Blood Work is a non-fictional account of the first blood transfusions which took place in England and France during Scientific Revolution in the 1600s. If you've ever read any historical fiction or non-fiction from this period and onwards through the 1800s, you'll notice odd medical practices like blood-letting for illnesses. Leeches, draining, and more were done to bring the body back into balance through the humors. If you've never heard of this practice, I think it's mentioned in at least one of Jane Austen's novels. Holly Tucker also notes that George Washington had this practice done. Wow. Never knew that. When blood transfusions were first thought up and carried out by the curious and educated, I find it odd that they didn't see it as a way to make up for lost blood, but as another way of treating an illness of the body or mind. I loved how these men pursued the quest for knowledge and how England and France kind were in kind of a scientific war over this. Quiet fascinating and at times very disgusting. I have to admit that I felt so sorry for all the animals that were worked on during their practices. But they eventually moved on to humans and this is where most of the drama unfolds. Blood transfusion became a religious, moral, and national problem. Transferring blood between human and animal or even human and human might possible interfere with a person's soul and even worse turn someone into a hybrid with animal and human characteristics! Or so they believed. History books like these are the type I adore. It's well research and jammed packed with all sorts of interesting characters and aspects of life during this period. We get a glimpse into the court life of the Sun King, Louis XIV, as his Academy of Sciences opposes blood transfusion. We get a vibrant look at people like Jean-Baptiste Denis who try to make a name for himself by becoming successful at blood transfusion almost at all cost. Henry Oldenburg, a German-born philosopher working in England who is imprisoned because he is a foreigner and therefore suspicious. And one of my favorites, Henri-Martin de la Martinière, who ran away from home as a young boy, became a pirate then physician. I'd love to read more about him. As for the murder...well you'll just have to read the book for that one. As a side note: I was reading this the other day when I had a doctor's appointment. As I was getting some blood taken, the nurse noticed the book title and asked what it was about. When I told her she looked a little shocked and then asked why I was reading it. That actually made me think. While I totally enjoyed it, it does seem like an odd book to just pick up. Then I read Holly's epilogue and I came to understand what it was. She wrote, "early animal-to-human transfusions were a case study for larger political struggles, religious controversies, and cutthroat ambitions during the late seventeenth century." And it doesn't stop there. She wrote that she became aware that she needed to write this book when she heard President Bush's speech in 2006 wanting to prohibit animal-human embryonic stem cell research. Wow. Is history trying to repeat itself? And that's why I was reading it and enjoying it. It's a fascinating historical tale that provides a new outlook on modern controversies. Thanks Holly!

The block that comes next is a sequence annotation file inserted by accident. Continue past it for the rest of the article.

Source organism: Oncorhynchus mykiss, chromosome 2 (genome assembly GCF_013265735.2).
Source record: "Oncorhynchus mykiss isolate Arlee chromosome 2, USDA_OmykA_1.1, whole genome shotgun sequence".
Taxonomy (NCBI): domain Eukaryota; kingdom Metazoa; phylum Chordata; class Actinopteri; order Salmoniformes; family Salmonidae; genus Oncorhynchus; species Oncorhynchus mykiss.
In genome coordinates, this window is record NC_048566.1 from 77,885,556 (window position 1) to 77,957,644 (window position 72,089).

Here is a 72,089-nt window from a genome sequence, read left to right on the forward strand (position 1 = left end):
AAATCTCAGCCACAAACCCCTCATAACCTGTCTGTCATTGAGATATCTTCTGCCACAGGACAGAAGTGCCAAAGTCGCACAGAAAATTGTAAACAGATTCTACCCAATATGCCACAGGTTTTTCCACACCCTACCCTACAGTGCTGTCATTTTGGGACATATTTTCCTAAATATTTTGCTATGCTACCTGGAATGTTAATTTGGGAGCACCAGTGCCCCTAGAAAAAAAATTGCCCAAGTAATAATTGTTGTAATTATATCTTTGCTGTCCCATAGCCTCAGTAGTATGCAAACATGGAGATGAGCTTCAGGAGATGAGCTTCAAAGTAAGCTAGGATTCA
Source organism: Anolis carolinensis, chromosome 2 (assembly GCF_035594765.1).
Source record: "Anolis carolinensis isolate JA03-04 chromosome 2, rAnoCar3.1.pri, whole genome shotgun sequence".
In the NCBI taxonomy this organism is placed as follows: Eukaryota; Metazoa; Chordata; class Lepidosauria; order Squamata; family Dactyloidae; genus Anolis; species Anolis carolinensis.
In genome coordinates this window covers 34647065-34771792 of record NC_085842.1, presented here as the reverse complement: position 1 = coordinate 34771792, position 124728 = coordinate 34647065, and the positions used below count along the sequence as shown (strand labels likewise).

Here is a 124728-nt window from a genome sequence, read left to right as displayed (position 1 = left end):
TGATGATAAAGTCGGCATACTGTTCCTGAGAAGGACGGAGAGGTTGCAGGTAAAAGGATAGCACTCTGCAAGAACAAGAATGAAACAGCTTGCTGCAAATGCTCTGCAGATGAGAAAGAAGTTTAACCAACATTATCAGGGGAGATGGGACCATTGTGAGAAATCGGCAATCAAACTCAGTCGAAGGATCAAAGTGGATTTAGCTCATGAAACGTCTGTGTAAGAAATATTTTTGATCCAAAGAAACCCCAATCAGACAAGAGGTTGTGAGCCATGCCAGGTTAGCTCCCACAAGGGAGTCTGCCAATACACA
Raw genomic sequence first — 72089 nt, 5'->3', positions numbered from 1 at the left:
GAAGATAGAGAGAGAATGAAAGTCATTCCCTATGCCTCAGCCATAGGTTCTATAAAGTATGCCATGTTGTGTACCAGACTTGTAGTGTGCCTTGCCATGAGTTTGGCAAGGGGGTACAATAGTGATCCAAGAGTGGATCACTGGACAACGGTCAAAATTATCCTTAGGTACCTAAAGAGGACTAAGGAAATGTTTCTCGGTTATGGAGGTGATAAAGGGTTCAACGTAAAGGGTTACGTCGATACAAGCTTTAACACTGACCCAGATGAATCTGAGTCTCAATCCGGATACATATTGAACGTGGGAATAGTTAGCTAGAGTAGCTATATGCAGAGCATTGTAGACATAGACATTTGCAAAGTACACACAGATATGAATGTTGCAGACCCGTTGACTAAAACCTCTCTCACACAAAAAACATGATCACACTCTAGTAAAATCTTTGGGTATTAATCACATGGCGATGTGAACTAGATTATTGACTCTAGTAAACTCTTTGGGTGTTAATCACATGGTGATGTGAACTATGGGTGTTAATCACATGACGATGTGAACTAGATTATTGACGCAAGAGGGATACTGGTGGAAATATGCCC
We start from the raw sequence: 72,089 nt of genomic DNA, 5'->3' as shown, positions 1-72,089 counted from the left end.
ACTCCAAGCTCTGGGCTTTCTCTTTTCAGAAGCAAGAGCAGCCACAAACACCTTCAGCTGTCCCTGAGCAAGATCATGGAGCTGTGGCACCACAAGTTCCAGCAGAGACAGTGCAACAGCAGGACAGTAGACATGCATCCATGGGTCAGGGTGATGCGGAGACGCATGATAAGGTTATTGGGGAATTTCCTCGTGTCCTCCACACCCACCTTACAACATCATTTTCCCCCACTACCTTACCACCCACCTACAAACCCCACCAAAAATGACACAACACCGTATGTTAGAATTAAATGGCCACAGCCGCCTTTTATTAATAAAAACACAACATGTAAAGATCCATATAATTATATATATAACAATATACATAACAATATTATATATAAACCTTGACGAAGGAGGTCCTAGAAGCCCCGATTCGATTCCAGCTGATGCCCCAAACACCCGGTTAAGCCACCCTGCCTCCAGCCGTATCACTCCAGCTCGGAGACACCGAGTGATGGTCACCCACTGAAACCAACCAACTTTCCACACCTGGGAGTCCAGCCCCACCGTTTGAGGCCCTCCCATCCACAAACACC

Anonymous 11 months ago
Anonymous More than 1 year ago
In "Blood Work" the early days of blood transfusions in France and England are described. We are told of experiments involving animal and human transfusions and also of the politics behind it all. It does not seem like reading a history book at all. The facts, information, and experiences are presented in such a way that you feel like you are hearing an interesting conversation. This was a good book.
Anonymous More than 1 year ago
Anonymous More than 1 year ago
Anonymous More than 1 year ago
Anonymous More than 1 year ago
This book was wonderful. I enjoyed every fact-filled and well-researched paragraph.
Anonymous More than 1 year ago
Anonymous More than 1 year ago
Anonymous More than 1 year ago
Anonymous More than 1 year ago
Anonymous More than 1 year ago
Troy Petrie More than 1 year ago
Would have been better with more detail. Publishers probably had her cut a bunch out. Excellent sources and references throughout.
Anonymous More than 1 year ago
Anonymous More than 1 year ago
Anonymous More than 1 year ago
Anonymous More than 1 year ago
Anonymous More than 1 year ago
*